In 1970 we had to understand how the overall systems worked, and we relied on slide rules to help do calculations – no one had a calculator or a computer on their desk. (With a slide rule you had to understand the scale of problem, because you had to know where to put the decimal point. With calculators, a number can appear ‘precise’ to dozens of decimals places, and people can’t recognize when the answer is absurd). As digital technologies began to be used in the work space, there emerged a new breed of people who made us write down how we had accomplished a project that was thought to be successful. These ‘new breeders’ didn’t understand either the systems or the engineering & science, but they were masters at writing down processes and checklists, and convinced the managers that all anyone needed to do was to follow all the processes and procedures that became increasingly easy to create (and endlessly expand) as personal computers became commonplace.

    I’m not against the idea of creating procedures & processes, and using technology – at least not until they become so entrenched that it becomes possible to create the appearance of an ‘integrated system’ without anyone understanding the underlying principles and engineering, and eventually not even understanding the purposes of the system in the first place.

    Read up on the Capability Maturity Model Integration (CMMI) if you want a good example of making everyone think the same, speak the same, do the same, etc, etc. CMMI certification has become a requirement to even being allowed to bid for work in lots of the aerospace industry.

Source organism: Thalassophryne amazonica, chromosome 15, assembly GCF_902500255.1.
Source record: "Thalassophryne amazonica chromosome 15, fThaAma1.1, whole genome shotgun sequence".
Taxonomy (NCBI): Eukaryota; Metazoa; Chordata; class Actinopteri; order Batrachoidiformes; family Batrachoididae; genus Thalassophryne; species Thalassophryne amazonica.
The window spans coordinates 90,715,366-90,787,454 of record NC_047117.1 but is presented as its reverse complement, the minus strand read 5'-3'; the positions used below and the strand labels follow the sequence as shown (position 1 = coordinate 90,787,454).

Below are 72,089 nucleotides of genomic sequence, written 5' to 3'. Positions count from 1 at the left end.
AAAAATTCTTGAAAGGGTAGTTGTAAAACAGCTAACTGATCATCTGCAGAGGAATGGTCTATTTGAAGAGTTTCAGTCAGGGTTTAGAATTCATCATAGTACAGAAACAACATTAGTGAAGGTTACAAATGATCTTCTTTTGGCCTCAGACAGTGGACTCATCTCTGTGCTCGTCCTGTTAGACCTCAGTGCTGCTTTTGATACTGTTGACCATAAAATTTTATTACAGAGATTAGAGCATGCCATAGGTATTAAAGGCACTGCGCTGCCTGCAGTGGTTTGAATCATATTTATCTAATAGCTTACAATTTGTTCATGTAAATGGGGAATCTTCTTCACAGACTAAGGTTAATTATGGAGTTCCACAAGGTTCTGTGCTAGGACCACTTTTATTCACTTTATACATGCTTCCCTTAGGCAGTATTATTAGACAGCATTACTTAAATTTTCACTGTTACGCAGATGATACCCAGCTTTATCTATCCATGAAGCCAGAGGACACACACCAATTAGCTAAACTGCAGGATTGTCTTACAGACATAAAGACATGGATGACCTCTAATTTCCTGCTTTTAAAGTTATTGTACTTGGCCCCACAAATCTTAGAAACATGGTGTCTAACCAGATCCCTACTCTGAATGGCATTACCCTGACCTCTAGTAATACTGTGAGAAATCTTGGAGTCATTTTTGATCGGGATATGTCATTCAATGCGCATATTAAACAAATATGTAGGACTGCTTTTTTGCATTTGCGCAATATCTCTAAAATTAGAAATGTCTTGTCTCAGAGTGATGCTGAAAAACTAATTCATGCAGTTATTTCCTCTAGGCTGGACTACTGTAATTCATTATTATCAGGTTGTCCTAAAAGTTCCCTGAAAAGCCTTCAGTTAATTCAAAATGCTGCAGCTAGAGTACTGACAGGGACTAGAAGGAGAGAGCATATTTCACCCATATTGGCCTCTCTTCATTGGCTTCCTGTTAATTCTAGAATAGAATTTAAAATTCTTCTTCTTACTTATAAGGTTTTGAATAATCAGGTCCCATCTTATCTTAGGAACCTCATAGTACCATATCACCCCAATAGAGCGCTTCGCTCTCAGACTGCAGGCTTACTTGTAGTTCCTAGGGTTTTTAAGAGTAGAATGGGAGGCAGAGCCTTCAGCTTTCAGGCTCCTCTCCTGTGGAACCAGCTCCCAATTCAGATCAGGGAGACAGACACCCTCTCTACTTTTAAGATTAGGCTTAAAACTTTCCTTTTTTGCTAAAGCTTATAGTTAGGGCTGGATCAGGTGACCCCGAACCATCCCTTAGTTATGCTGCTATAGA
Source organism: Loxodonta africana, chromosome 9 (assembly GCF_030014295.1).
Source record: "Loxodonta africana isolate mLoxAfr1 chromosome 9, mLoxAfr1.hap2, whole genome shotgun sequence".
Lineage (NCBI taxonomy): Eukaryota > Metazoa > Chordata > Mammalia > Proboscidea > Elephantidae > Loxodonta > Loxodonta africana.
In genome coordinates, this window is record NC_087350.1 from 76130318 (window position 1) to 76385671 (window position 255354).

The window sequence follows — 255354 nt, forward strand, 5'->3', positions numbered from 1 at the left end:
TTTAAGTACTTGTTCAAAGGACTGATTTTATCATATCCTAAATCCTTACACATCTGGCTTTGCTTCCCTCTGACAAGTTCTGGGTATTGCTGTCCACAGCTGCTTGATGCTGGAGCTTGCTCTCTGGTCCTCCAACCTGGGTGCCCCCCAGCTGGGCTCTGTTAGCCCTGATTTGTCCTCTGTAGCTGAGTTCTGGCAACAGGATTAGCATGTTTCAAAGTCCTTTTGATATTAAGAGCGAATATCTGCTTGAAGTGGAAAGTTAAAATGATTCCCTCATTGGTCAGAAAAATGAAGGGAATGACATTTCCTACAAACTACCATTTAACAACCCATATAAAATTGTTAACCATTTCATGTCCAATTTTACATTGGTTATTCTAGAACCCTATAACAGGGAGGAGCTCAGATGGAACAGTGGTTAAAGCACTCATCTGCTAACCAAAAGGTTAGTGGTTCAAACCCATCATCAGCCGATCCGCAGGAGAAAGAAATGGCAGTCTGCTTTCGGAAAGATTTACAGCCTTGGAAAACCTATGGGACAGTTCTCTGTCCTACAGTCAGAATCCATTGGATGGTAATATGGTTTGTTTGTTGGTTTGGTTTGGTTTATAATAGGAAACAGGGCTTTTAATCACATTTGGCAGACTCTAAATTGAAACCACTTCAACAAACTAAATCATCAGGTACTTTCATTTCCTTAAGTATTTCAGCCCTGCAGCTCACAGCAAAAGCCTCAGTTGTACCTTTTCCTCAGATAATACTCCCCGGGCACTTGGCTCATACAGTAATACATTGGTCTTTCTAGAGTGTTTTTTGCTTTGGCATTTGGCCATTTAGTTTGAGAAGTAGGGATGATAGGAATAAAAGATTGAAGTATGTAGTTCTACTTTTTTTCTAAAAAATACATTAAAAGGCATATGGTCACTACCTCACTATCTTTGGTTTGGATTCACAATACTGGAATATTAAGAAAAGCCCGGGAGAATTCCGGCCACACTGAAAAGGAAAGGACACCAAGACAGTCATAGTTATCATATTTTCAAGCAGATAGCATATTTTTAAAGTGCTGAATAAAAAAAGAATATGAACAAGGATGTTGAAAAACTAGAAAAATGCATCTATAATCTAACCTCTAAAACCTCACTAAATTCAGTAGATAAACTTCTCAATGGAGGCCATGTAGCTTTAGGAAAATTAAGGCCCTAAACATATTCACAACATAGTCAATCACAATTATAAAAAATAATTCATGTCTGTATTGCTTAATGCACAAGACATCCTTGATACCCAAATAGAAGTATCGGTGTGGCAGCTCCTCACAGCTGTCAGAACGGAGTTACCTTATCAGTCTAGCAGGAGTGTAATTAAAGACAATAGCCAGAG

Your observation that we need to learn ‘how to think, not what to think’ especially hit home as I have said those same words countless times, in an attempt to push back against the overemphasis on following procedures without carefully thinking about how they are (or are not) appropriate for the task at hand.

    In the last 20 years or so – with the advent of the smart phones and ‘apps’ that this podcast describes – the emphasis on what-thought instead of how-thought jumped, like a virus, out of corporate cubicle bays into every aspect of our lives – all it takes now will be a power outage to illustrate how little we still know how to do.

    Great podcast!!!

  • Anonymous
    • Anonymous
    • May 4, 2021 at 4:56 pm

    But which one is more important to question?

    If people were not the unconscious, stupid, dishonest, hypocritical, gullible, phony, narcississtic, hedonistic, empathy-lacking, money-worshipping, materialistic, truth-hating and truth-mocking, walking dead, this world would not be a dump.

    It is NOT more important to question personal narratives than societal ones. Most personal narratives (99 to 100 percent) are lies anyway because they are based on the false premise of a separate self that needs to be changed, fixed, or improved. Who you really are has nothing to do with humanity or this 3D illusion.

    Very few people question the dominant societal narratives, most of which were deliberately crafted by people incapable of empathy hungering to control humanity.

  • Leanne Hunt
    • Leanne Hunt
    • May 1, 2021 at 6:40 am

    Listening to this episode helped me formulate my own thoughts around conversation, sometimes considered a lost art. So much depends on the kind of knowledge we claim to have, whether it be fact/ideology-based, method-based, opinion-based or experience-based. The narratives we share in conversation can either open up discussion or shut it down, and we ourselves can feel either enriched or frustrated. I share my thoughts in more detail in a post on my blog,